Russia's anti-gay stance blasted

Last updated 00:31 02/03/2014
Sydney Mardi Gras
POLITICAL POINT: Sydney's gay and lesbian Mardi Gras has taken aim at Russia for its anti-homosexual propaganda laws via a ten-foot, bobble-headed Vladimir Putin float.

Relevant offers


Wikipedia blocked in Turkey over terrorism 'smear campaign' Australian woman almost killed by faulty Takata airbag subjected to worldwide recall Australian woman shot on Anzac Day sacrificed her life to save kids, sister says Woman hid in dog kennel after partner bashed her, then died from her injuries Kiwis reassured one year 'pathway to citizenship' in Australia remains Australian woman dies in Bali scooter crash, days after posting video riding without a helmet Four of China's 'most wanted' for corruption believed to be hiding in Auckland Australian woman fights for life in hospital after fiance allegedly set her on fire Pregnant woman claims she stabbed ex-husband in self-defence, court hears Australian backpackers in terrifying hijacking ordeal in Guatemala

Sydney's gay and lesbian Mardi Gras has taken aim at Russia for its anti-homosexual propaganda laws, with a parade aimed at showing the regime's discriminatory polices won't float with an Australian audience.

Amid the bright lights, dancing surf life savers, bikies and angels at the 37th annual parade stood a ten-foot, bobble-headed Vladimir Putin float.

"I am very much so proud to be part of this float," said Tim, who didn't give a last name, on whose shoulders rested the Russian president's massive head.

"I think it'd be a great opportunity to protest anti-gay laws, so I wanted to be part of it myself."

While the float - titled From Russia with Love - condemned Russia's views, it was also used to send love to the country's lesbian, gay, bisexual, transgender and intersex people.

Sydney's Hyde Park was teeming on Saturday night with hundreds of thousands of revellers dressed in a rainbow of colours - everything from gay pride cowboy dancers to bright blue cast members from the movie Avatar.

Sydney Mayor Clover Moore said before the parade that the event, which is known for its fun, was still capable of stirring up political debate.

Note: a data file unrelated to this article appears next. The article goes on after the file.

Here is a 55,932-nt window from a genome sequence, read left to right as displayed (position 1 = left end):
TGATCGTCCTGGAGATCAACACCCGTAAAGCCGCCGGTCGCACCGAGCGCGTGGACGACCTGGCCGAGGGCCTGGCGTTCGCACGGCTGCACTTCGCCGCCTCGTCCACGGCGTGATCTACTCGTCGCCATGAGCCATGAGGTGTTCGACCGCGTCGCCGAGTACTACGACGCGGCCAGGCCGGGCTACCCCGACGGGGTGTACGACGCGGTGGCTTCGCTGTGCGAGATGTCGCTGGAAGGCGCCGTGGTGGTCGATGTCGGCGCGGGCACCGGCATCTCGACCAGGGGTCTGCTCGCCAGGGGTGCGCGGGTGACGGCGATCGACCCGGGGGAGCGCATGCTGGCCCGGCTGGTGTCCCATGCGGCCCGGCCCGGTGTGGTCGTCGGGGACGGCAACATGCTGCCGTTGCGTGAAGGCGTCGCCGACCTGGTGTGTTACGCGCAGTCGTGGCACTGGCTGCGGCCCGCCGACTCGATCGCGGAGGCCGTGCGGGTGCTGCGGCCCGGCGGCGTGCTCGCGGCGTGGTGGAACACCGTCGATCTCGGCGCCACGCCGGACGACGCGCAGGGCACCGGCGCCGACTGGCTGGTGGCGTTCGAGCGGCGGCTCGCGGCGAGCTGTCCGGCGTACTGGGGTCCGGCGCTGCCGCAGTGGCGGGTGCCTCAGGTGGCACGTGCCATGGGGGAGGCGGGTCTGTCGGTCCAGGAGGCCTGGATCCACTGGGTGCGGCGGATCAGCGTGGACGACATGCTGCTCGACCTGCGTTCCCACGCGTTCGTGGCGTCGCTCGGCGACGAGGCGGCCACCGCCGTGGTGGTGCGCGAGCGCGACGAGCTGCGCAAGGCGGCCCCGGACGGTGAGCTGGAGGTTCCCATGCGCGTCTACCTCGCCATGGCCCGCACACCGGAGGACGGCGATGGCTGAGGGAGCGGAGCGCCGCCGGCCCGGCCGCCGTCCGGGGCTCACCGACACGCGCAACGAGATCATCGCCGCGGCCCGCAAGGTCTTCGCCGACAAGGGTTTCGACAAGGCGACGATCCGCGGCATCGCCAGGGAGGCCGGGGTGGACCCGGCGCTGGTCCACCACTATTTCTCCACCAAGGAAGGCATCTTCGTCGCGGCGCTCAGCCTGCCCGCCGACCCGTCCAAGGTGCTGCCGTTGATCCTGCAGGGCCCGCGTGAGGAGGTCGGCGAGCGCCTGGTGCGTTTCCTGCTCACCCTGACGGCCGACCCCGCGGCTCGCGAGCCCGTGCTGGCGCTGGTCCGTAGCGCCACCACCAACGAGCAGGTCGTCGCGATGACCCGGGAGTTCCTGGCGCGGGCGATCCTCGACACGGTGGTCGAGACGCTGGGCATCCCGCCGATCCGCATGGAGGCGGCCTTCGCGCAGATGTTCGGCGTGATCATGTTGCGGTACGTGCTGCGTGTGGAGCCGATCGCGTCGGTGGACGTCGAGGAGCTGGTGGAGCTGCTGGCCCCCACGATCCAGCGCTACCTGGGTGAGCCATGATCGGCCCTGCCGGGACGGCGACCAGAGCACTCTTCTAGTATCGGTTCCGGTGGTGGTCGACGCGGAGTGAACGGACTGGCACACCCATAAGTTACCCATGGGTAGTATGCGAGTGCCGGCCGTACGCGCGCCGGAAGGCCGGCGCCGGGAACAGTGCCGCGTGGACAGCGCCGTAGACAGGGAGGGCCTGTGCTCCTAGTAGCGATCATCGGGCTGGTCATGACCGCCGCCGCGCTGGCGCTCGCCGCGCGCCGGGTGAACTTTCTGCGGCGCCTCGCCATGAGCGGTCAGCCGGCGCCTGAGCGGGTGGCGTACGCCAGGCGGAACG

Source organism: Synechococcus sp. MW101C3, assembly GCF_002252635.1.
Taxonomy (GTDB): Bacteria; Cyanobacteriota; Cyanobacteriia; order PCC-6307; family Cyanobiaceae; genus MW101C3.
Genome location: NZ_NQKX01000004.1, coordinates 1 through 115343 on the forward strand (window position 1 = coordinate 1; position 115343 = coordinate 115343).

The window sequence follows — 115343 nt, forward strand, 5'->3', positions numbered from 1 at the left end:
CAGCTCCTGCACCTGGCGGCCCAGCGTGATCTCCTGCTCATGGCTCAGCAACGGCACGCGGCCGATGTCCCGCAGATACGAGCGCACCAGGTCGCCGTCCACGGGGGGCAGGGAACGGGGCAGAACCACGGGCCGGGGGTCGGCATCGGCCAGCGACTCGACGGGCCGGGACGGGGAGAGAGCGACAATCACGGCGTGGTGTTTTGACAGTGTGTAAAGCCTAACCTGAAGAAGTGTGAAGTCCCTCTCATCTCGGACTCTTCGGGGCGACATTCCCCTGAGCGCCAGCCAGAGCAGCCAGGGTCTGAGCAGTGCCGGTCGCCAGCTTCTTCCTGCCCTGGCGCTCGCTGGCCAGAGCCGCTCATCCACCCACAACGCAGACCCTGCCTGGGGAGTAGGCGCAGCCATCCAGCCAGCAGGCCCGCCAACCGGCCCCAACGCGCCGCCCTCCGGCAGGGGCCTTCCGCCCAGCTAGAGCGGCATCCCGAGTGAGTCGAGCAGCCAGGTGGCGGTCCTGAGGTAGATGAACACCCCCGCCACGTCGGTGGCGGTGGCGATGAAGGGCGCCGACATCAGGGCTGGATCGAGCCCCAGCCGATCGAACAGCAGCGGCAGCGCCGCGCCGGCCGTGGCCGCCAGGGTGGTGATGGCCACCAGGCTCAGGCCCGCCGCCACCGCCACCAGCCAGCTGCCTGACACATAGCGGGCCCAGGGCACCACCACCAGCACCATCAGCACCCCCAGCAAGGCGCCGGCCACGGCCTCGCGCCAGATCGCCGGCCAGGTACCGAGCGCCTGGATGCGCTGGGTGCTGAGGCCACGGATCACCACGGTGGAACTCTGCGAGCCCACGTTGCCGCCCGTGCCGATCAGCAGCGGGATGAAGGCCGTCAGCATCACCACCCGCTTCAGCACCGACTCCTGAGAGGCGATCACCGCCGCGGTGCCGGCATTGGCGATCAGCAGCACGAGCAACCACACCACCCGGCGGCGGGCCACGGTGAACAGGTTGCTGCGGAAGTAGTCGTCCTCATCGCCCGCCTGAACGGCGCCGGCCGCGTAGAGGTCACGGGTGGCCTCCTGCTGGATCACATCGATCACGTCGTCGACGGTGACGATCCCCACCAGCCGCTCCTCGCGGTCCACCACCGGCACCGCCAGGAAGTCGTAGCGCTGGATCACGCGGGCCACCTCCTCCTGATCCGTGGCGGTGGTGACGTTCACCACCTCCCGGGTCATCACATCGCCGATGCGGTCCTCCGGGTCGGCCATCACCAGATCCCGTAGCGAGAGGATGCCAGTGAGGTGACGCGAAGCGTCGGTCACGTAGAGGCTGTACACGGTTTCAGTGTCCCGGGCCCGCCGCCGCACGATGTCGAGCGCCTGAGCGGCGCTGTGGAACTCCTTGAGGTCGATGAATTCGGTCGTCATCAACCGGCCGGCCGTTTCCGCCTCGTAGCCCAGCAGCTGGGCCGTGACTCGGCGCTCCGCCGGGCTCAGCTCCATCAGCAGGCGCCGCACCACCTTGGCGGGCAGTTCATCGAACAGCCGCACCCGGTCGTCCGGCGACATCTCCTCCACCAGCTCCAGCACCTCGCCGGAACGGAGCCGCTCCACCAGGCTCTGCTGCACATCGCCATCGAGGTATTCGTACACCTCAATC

"There's room for very serious political comment in Mardi Gras," she said.

"Everyone is quite alarmed about what's happening in Russia, what's happening in Nigeria and Pakistan.

"This is a global event, the biggest of its kind in the world and it's good to make those statements."

Actress and comedian Magda Szubanski says while Australia is more tolerant towards homosexuality, it is not smooth sailing.

"One recent study shows the incidents of attempted suicide among LGBTI youth is six times higher than in the straight community," she said.

"As much as it's important that we protest Sochi and what's going on in Russia, we have to be mindful that things aren't too great here.

"Speaking as a gay observer, things have a life of their own and at the moment there does seem to be a political focus."

This year's parade - the second largest event in Sydney after New Year's Eve - is bigger than in 2013, with a record 144 floats making the journey down Oxford and Flinders streets amid an estimated 10,000 marchers.

The footpaths of Oxford St were packed with an estimated 300,000 people pressing against barriers along a two kilometre stretch to see the parade.

The popular favourites Dykes on Bikes kicked off early celebrations with a roaring ride up and down Oxford at 7pm, warming the crowds up for the main event.

Ad Feedback

Among the parade's eccentric features was a nine-metre Strictly Mardi Gras trailer complete with a 98-member cast.

One of the forces behind the float, Strictly Ballroom director Baz Luhrmann, also attended the parade, along with performers Delta Goodrem and Tina Arena.

Federal MP Penny Wong also marched in the parade.

Extra police - those not on duty on the NSW police float - were deployed across the CBD to monitor the influx of visitors.


Special offers

Featured Promotions

Sponsored Content